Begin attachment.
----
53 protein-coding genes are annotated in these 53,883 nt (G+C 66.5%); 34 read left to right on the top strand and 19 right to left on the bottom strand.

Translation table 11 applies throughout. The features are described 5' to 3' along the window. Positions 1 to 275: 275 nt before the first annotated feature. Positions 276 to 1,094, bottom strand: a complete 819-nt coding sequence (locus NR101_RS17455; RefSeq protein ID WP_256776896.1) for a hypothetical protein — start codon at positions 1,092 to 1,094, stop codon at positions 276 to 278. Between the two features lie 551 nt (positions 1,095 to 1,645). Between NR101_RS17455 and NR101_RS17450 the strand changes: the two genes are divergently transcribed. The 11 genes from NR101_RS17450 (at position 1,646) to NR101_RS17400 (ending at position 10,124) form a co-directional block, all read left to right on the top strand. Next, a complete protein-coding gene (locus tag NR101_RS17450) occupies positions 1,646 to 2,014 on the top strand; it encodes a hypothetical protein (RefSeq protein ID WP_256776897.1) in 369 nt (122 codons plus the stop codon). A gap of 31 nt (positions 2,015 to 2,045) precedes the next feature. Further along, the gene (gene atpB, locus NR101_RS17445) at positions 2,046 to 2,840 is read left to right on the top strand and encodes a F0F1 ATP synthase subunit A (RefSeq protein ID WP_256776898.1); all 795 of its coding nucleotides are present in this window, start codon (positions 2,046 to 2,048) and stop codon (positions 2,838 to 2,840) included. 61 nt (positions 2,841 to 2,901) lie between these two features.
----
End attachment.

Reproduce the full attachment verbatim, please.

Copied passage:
53 protein-coding genes are annotated in these 53,883 nt (G+C 66.5%); 34 read left to right on the top strand and 19 right to left on the bottom strand.

Translation table 11 applies throughout. The features are described 5' to 3' along the window. Positions 1 to 275: 275 nt before the first annotated feature. Positions 276 to 1,094, bottom strand: a complete 819-nt coding sequence (locus NR101_RS17455; RefSeq protein ID WP_256776896.1) for a hypothetical protein — start codon at positions 1,092 to 1,094, stop codon at positions 276 to 278. Between the two features lie 551 nt (positions 1,095 to 1,645). Between NR101_RS17455 and NR101_RS17450 the strand changes: the two genes are divergently transcribed. The 11 genes from NR101_RS17450 (at position 1,646) to NR101_RS17400 (ending at position 10,124) form a co-directional block, all read left to right on the top strand. Next, a complete protein-coding gene (locus tag NR101_RS17450) occupies positions 1,646 to 2,014 on the top strand; it encodes a hypothetical protein (RefSeq protein ID WP_256776897.1) in 369 nt (122 codons plus the stop codon). A gap of 31 nt (positions 2,015 to 2,045) precedes the next feature. Further along, the gene (gene atpB, locus NR101_RS17445) at positions 2,046 to 2,840 is read left to right on the top strand and encodes a F0F1 ATP synthase subunit A (RefSeq protein ID WP_256776898.1); all 795 of its coding nucleotides are present in this window, start codon (positions 2,046 to 2,048) and stop codon (positions 2,838 to 2,840) included. 61 nt (positions 2,841 to 2,901) lie between these two features.